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The Last Word

Shakespeare in the 21st Century
 Alberto Cacicedo, Ph.D., Professor of English

AlI am teaching Shakespeare this fall and was recently asked whether his works are still relevant to the modern world. I think Shakespeare writes about human behavior, which is so stable across time and space that changing only a detail here and there, his plays might easily be about our own world.

Take the ever-repeated problem of politicians who gain power and change their behavior. Measure for Measure takes the likelihood of such change as its starting point, as Vincentio, Duke of Vienna, leaves Angelo as viceregent, specifically to see "If power change purpose" (1.3.54). And of course power does change purpose, so that the apparently puritanical Angelo puts to shame what we've seen in so many of our recently fallen politicians, priests and preachers.

But Shakespeare does not tell us simply that men are fallible and fall. The play asks us to ponder profoundly human questions. How should the law deal with evil-doers if the agent of the law knows himself ultimately to be as guilty as the person being judged? Does the desire for social order require an absolute rigor in the exercise of law? Is mercy an essential component of justice, or does mercy simply encourage further lapses?

Shakespeare rarely—I think never—presents us with an ideological response or pat answer to the problems his plays raise. On the contrary, Shakespeare holds a "mirror up to nature" (Ham 3.2.22), and asks his audiences to respond to the reflection in much the same way as we respond to the real world.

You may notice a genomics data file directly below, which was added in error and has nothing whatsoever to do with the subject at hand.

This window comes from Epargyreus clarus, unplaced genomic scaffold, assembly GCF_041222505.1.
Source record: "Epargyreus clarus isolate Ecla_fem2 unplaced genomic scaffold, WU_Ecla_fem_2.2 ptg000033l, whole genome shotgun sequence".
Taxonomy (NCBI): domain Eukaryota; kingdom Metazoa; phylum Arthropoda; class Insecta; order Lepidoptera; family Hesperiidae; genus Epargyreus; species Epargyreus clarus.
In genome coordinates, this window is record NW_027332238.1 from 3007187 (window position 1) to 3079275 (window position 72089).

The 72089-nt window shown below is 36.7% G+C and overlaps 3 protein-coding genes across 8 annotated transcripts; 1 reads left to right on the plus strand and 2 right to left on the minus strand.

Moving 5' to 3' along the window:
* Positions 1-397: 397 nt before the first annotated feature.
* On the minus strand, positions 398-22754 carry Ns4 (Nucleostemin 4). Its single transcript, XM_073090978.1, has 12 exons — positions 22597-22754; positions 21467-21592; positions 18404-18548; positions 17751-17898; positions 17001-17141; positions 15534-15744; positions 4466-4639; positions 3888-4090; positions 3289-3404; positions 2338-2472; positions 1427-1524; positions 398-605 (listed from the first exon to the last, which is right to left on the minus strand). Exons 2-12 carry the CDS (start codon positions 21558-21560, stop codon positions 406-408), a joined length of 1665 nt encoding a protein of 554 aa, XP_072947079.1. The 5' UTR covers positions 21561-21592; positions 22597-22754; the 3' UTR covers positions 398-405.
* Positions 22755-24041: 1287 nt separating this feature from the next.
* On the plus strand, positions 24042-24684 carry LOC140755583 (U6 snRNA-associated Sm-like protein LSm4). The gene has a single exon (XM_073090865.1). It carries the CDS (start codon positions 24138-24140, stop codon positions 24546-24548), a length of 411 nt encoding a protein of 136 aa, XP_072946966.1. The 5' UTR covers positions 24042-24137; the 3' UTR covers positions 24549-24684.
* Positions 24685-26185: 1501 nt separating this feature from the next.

Reading the plays becomes training in reading life, forcing us to ethical reasoning of the highest order. In a classroom, of course, we are obliged to justify our points of view. Rip-roaring arguments sometimes begin when students face an ethical conundrum that each resolves in a different way.

In Measure for Measure a young woman, Isabella, is offered the chance to save her brother Claudio's life—but only if she is willing to sacrifice her virginity to Angelo, who has sentenced Claudio to death. Do we agree with Isabella that she cannot possibly do as Angelo requires? Do we value virginity more than life? Or does compulsion change the ethical dynamics of the problem so that to accede to Angelo may be a loss of virginity, but does not damage Isabella's integrity? Is valuing the life more than virginity a sin? Or vice versa? A student who came to the question convinced that Isabella's virginity had to be preserved at all costs, hearing Claudio's heartrending plea, broke out in tears as she came to understand the price she was asking of the brother; but still she maintained that Isabella is right to reject Angelo's offer. A very tough decision that others in the class challenged.

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As we talk through the plays, we give immediate voice to what we feel and think, arguing verbally and making good cases for our positions. But the students must also perform a more rigorous, written analysis of the challenges of the plays, exercising all of the skills of critical reading, thinking and writing that are at the heart of any meaningful education. They consult the text, their consciences, secondary sources stretching from the refined arguments of Shakespeare Quarterly to what their classmates or roommates say. And they distill their ideas into cogent prose.